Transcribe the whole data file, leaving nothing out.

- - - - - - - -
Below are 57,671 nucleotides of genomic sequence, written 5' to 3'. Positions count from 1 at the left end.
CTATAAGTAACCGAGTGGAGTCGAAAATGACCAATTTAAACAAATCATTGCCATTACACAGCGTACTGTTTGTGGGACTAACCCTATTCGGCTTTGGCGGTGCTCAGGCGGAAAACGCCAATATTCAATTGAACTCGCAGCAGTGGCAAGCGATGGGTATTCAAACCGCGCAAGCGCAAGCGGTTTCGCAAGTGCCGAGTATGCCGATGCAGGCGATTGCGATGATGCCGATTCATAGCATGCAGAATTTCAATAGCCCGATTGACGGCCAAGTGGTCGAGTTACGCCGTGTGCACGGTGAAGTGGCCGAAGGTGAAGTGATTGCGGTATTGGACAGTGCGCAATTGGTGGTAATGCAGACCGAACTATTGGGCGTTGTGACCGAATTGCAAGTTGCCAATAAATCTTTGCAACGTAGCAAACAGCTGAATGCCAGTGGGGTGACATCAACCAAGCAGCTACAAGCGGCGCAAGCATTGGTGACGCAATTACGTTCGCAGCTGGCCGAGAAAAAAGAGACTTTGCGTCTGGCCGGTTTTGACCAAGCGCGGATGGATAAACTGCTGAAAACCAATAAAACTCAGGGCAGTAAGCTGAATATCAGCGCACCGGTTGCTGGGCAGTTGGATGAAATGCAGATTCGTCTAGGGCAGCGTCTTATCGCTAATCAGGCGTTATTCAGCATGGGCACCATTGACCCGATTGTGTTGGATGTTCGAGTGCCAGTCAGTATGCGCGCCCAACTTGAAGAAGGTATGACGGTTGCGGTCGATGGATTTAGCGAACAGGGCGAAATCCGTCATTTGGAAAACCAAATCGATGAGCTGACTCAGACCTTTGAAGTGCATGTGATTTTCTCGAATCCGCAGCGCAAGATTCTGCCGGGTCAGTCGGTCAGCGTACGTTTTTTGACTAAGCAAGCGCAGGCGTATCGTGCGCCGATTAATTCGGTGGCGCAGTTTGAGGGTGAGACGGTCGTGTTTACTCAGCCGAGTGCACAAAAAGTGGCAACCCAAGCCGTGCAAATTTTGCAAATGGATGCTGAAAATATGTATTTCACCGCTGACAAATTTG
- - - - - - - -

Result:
Below are 57,671 nucleotides of genomic sequence, written 5' to 3'. Positions count from 1 at the left end.
CTATAAGTAACCGAGTGGAGTCGAAAATGACCAATTTAAACAAATCATTGCCATTACACAGCGTACTGTTTGTGGGACTAACCCTATTCGGCTTTGGCGGTGCTCAGGCGGAAAACGCCAATATTCAATTGAACTCGCAGCAGTGGCAAGCGATGGGTATTCAAACCGCGCAAGCGCAAGCGGTTTCGCAAGTGCCGAGTATGCCGATGCAGGCGATTGCGATGATGCCGATTCATAGCATGCAGAATTTCAATAGCCCGATTGACGGCCAAGTGGTCGAGTTACGCCGTGTGCACGGTGAAGTGGCCGAAGGTGAAGTGATTGCGGTATTGGACAGTGCGCAATTGGTGGTAATGCAGACCGAACTATTGGGCGTTGTGACCGAATTGCAAGTTGCCAATAAATCTTTGCAACGTAGCAAACAGCTGAATGCCAGTGGGGTGACATCAACCAAGCAGCTACAAGCGGCGCAAGCATTGGTGACGCAATTACGTTCGCAGCTGGCCGAGAAAAAAGAGACTTTGCGTCTGGCCGGTTTTGACCAAGCGCGGATGGATAAACTGCTGAAAACCAATAAAACTCAGGGCAGTAAGCTGAATATCAGCGCACCGGTTGCTGGGCAGTTGGATGAAATGCAGATTCGTCTAGGGCAGCGTCTTATCGCTAATCAGGCGTTATTCAGCATGGGCACCATTGACCCGATTGTGTTGGATGTTCGAGTGCCAGTCAGTATGCGCGCCCAACTTGAAGAAGGTATGACGGTTGCGGTCGATGGATTTAGCGAACAGGGCGAAATCCGTCATTTGGAAAACCAAATCGATGAGCTGACTCAGACCTTTGAAGTGCATGTGATTTTCTCGAATCCGCAGCGCAAGATTCTGCCGGGTCAGTCGGTCAGCGTACGTTTTTTGACTAAGCAAGCGCAGGCGTATCGTGCGCCGATTAATTCGGTGGCGCAGTTTGAGGGTGAGACGGTCGTGTTTACTCAGCCGAGTGCACAAAAAGTGGCAACCCAAGCCGTGCAAATTTTGCAAATGGATGCTGAAAATATGTATTTCACCGCTGACAAATTTG